Blue Ridge Parkway

Written By Jonathan Martin


A route that extends 469 miles through the Virginia and North Carolina mountains, the Blue Ridge Parkway has remained what historian William Powell describes as a travel experience “never to be forgotten” (p. 133).  Colonel Joseph Hyde Pratt first suggested the parkway in 1912, but the complete mountain highway was not finished until 1987.  As a public road free of industrial development and a park showcasing mountain views of the Blue Ridge, the parkway remains one of western North Carolina’s most popular tourist destinations and cultural attractions.


Originally known as the “Crest of the Blue Ridge Highway,” the mountain road was the brainchild of Col. Joseph Pratt who headed the North Carolina Geological and Economic Survey in the 1910s. Pratt wanted the road—approximately 350 miles–to transverse through the Appalachian mountains, beginning in Marion, Virginia, and ending in Cornelia, Georgia. Crossing through locations such as Linville, Grandfather Mountain, and the Great Craggy Mountains, the parkway’s route was “to provide views of the finest mountain scenery in the eastern United States,” according to William Powell.


Despite Joseph Pratt’s work and surveys, the Crest of the Blue Ridge undertaking was postponed as attention was diverted to winning World War I. (Today, a section of the Blue Ridge Parkway follows a section of Pratt’s initial route plan). In 1933, President Franklin Roosevelt toured the unfinished project, and he made plans for the U.S. government to assist in the road’s construction. At the behest of Virginia Senator Harry Byrd, the revised plan included the Virginia Shenandoah National Park.  Interior Secretary Harold Ickes endorsed the project on November 24, 1933.


Federal monies fostered a disagreement between Tennessee and North Carolina in regards to the exact path of the final route.   Both states wanted tourists to spend money within its respective borders.  So both state governments and private citizens lobbied the federal government to construct the road in Tennessee or North Carolina.  With the final say, Ickes decided in favor of North Carolina, and the New Deal’s Public Work Administration began construction in 1935.


The federal government provided $4 million to the construction of the parkway, and Stanley L. Abbott was selected as the route overseer. Abbott succeeded in providing a series of parks and rest areas on the parkway and ensuring that many scenic views were available for motorists.  Due to his work and organization of the project, Stanly L. Abbott is considered the “father of the Blue Ridge Parkway” (History of the Parkway).


According to the National Park Service, the first step in construction occurred on September 11, 1935, when workers started on a small part of the road near the Cumberland Gap. Due to delay of acquiring land for the roadway, the Blue Ridge project was not a connected venture; the construction was split into forty-five building segments. Originally known as the Appalachian Scenic Highway program, Congress passed the maintenance of the route to the National Park Service and renamed the route the Blue Ridge Parkway on June 30, 1936.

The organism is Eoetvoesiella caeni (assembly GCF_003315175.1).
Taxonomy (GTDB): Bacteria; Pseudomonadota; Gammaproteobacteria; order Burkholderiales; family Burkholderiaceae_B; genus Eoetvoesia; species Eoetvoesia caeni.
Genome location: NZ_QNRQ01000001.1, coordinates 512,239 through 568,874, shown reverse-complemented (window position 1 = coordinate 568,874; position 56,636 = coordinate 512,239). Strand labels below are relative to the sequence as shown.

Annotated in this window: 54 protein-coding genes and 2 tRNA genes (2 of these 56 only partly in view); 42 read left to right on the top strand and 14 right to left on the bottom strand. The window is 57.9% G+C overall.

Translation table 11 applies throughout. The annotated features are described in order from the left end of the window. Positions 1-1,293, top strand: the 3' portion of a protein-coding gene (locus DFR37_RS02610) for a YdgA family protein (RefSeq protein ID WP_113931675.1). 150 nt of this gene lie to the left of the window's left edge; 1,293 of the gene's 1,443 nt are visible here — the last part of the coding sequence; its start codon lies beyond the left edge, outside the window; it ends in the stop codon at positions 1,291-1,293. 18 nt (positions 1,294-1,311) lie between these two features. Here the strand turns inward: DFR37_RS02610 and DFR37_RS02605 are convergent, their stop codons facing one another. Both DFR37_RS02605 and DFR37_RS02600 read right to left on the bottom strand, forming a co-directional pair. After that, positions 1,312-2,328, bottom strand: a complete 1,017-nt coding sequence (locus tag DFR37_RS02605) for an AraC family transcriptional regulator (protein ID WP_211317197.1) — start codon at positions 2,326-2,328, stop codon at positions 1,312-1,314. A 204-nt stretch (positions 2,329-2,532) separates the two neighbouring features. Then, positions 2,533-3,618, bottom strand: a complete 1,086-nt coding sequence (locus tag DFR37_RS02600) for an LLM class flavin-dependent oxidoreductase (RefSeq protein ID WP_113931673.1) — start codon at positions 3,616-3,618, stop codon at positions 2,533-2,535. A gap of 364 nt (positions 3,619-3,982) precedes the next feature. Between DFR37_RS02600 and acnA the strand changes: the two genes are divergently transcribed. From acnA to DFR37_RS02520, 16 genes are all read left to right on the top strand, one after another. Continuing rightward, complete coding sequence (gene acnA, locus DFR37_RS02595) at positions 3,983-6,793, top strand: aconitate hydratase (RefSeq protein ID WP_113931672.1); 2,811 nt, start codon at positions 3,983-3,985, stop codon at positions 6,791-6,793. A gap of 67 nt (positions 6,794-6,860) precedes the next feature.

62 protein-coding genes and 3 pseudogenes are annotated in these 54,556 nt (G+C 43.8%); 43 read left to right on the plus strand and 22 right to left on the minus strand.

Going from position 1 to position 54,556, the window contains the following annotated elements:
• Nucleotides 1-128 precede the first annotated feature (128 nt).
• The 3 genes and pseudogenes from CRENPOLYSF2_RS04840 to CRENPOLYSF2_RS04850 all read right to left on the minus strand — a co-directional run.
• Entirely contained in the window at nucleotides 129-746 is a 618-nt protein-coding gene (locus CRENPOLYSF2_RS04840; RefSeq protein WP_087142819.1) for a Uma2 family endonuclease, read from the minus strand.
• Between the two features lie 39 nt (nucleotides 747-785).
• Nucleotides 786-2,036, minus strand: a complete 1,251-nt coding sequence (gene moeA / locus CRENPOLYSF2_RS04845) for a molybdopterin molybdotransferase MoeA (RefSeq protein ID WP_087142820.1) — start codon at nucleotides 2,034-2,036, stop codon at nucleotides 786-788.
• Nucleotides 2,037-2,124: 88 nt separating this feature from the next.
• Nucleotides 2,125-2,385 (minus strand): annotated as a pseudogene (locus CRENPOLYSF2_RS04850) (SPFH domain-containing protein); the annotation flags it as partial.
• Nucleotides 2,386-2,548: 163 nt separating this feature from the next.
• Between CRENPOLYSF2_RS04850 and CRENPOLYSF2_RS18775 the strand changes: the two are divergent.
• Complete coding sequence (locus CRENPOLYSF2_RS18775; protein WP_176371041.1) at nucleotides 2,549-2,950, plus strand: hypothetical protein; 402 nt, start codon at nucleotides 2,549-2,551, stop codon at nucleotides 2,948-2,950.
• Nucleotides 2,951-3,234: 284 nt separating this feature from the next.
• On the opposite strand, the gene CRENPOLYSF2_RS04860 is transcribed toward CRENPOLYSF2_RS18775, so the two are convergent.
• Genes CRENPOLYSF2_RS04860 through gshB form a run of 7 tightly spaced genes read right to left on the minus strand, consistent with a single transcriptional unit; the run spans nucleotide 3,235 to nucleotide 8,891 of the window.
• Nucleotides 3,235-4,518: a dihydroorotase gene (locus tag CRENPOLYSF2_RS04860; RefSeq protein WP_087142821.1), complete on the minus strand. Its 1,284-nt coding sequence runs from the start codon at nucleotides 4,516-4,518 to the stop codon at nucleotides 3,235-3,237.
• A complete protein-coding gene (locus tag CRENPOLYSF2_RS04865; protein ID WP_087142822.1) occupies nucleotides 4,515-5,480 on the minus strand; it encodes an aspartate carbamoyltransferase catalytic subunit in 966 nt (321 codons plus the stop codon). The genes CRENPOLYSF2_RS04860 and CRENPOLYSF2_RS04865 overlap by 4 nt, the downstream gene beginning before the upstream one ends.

During World War II, construction stopped.  Workers enlisted in the military and funds were reallocated to the war effort.  Although nearly 170 miles of the parkway were open, the government prohibited recreational travel along the route.  After the war, workers returned at a sub-optimal rate, and new equipment proved hard to acquire. Yet, the National Park Service revamped construction in the mid-50s with a new development project mission.


Known as Mission 66, the ten-year enterprise succeeded in increasing construction, and $16 million was spent to finish most of the remaining Blue Ridge Parkway. According to the National Park Service only eight miles were left unfinished by the time of Mission 66’s completion. In addition to nearly finishing the roadway, the mission succeeded in adding visitor centers, lodges, and campgrounds along the park’s route.



The only part that was missing to the Blue Ridge Parkway remained a section that passed by the base of the Grandfather Mountain. After architects gathered and developed a roadway blueprint, construction of the Linn Cove Viaduct started in the late 1970s. The iconic viaduct was finished in 1987, opening the entire Blue Ridge Parkway to tourist travel. The parkway remains an important attraction of the National Park Service as well as an economic impetus to the surrounding western North Carolina region.